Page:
Wednesday, 2 September 2020

Day 12 plus one......

After an early start, catching the Corran ferry at 8.45am, and a late arrival into Euston at around 10.45pm, the final day of our tour was a long one, even if most of it was sitting on trains!. After re-attaching panniers and for the first time on this tour, adding lights, we were ready to ride again.

The tour started as it finished with a ride through an eerily deserted central London, this time at night, and even quieter than our early morning ride the other way had been. Barely a car was seen as we rode right through the centre of town and down onto the Embankment, and pretty much every traffic light turned in our favour as we rode towards them....this is probably as enjoyable and safe as riding through London will ever get.

If you haven't tried it yet, its definitely worth a go.

The 16-plus miles from Euston to home was covered in barely over an hour, and I arrived back home a few minutes after midnight.

The tour in numbers :-

12 days of riding
559 miles
28,870 feet of climbing (not quite an Everest....)
1 puncture
2 tubes used fixing said puncture
3 attempts at fixing the same
5 days with no rain
5 different train journeys (2 of them unscheduled)
7 different overnight locations
8 ferry journeys (although on only 2 different crossings)
24 lochs ridden alongside loads of laughs and an infinite amount of enjoyment.

I hope that you have enjoyed reading our ramblings about our travels, and if you did......we would love to hear about yours!!! (I'm thinking of you Mike Reynell first up....cycling in Italy?....tell us about it!!).

Tuesday, 1 September 2020

Day 12: Life in the Slow Lane

(with apologies to The Eagles).

Speaking of eagles, we saw an eagle yesterday on the long climb out of Lochaline.  It was wheeling and floating high above the high moorland.  Dave also spotted another otter in Loch Aline, playing at the end of the ferry slipway.

Corran ferry

Mini lighthouse at Ardguor

Today is our last day.  We had a ten-mile cycle and two ferries to get to Fort William,  just your average commute, along the quiet road we'd used three times already, the other side of Loch Linnhe.  After a sizeable breakfast, we set out at a cracking A Group pace until the first small incline, when our legs reminded us of the past few days, and we decided an Easy Riders pace was more appropriate.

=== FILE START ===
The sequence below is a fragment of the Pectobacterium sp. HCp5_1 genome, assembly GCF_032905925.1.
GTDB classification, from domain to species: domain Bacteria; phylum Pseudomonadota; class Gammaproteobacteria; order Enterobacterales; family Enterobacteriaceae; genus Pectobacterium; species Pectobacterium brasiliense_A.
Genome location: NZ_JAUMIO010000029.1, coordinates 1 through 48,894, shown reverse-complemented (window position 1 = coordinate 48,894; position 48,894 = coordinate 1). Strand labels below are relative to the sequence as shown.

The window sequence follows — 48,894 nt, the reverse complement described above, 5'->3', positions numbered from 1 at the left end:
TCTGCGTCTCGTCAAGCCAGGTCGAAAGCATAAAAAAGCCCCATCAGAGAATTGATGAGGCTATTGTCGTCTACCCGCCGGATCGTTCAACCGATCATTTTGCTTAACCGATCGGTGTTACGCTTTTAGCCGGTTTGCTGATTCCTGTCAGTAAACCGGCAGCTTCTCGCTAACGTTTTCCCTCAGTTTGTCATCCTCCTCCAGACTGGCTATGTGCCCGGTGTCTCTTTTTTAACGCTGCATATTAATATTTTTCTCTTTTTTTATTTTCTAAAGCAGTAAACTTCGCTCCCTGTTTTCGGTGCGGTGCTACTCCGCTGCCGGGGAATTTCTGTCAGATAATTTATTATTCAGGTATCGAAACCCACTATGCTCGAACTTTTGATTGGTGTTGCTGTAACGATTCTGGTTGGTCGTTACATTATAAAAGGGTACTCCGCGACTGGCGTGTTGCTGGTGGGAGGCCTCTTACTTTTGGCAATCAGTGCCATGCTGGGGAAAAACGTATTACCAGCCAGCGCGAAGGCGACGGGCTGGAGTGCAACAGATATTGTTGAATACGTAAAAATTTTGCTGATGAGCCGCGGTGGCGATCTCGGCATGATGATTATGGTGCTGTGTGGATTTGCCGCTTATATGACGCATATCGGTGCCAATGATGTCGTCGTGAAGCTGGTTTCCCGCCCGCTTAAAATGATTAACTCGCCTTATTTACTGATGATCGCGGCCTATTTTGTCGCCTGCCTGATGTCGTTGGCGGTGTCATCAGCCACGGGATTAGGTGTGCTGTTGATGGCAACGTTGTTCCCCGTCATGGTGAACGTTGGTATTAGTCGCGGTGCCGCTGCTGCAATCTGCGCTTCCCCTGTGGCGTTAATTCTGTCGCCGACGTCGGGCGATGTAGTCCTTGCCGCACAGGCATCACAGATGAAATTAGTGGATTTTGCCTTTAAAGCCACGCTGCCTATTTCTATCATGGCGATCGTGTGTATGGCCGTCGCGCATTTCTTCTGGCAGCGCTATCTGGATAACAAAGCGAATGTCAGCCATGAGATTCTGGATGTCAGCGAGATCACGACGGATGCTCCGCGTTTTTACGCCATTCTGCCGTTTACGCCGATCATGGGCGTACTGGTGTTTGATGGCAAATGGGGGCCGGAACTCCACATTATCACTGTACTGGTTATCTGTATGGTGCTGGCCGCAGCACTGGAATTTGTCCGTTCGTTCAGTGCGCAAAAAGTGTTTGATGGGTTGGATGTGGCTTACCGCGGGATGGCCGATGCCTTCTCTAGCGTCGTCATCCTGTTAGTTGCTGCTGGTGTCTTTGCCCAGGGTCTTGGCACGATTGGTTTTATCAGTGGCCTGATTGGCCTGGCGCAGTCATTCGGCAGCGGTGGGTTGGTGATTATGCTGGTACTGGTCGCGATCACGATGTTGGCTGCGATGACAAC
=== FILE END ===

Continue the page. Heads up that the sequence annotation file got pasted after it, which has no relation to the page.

By the way, as we set off from Corran we met a couple of guys who were just setting off to cycle the NC500 route. Corran is a weird place to start from, but never mind.  We mentioned that we'd done it in 2018, and they asked for advice for any sights to stop and visit, as they were "only" doing 100 miles a day.  They were staying at Lochcarron, Ullapool, Durness, Wick and Inverness, before heading back to Corran.  Our NC500 trip had twice as many stops.

Ben Nevis across the loch

We realised we had four miles to cycle in an hour, so we slowed down again.  As we rode, I was trying to capture the memories of this place: no stunning photo opputunities today, but the small things - the mossy crags, the little woods leading down to the shore, sun(!) sparkling off the water.  The salmon farm, with noisy pipes delivering food out to the salmon cages 24 hours a day, or so I assume.  A few goldfinches twittering and flitting along in front of us. The little white house with a field as front lawn, a wooded mountain as back garden.  And the friendly welcome in different ways from everyone we met.

Arriving at Camusnagaul, where we caught the ferry on our arrival at Fort William, was the end of our ride.  Unless... We dared not think of the consequences if the ferry didn't turn up.  Luckily, we didn't have to.  Fort William was a ten minute choppy ride on white horses across the loch.  We stocked up for the four hour Most Scenic Train Journey to Glasgow, and caught the train with a few minutes to spare.

It's a fabulous journey, but this is a cycling blog, so you'll have to look it up, or watch the TV programme.

Thank you for taking the time to read these blog posts, and for your encouraging comments, which were very much appreciated by Dave and I.  We're sorry that it wasn't possible for all four of us to come this time.  And thanks to Dave for taking the risk, being a great riding companion, and never complaining when we reached a closed cafe for elevenses.